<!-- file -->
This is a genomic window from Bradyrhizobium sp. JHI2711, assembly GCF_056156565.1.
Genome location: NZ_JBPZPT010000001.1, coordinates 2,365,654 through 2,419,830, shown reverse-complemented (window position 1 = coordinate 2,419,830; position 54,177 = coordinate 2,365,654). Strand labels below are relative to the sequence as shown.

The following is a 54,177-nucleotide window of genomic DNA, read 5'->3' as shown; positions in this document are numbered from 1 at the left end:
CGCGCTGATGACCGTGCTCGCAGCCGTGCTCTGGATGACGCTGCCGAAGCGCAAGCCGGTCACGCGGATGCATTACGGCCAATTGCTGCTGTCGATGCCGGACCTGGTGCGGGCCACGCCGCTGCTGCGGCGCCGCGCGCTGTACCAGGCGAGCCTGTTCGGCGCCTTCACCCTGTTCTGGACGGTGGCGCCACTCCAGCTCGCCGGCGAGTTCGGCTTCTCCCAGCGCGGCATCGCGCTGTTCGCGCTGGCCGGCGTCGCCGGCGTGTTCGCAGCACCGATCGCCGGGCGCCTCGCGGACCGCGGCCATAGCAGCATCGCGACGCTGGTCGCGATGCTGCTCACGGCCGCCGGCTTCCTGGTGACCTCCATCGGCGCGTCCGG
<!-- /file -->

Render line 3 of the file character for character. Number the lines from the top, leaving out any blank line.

The following is a 54,177-nucleotide window of genomic DNA, read 5'->3' as shown; positions in this document are numbered from 1 at the left end: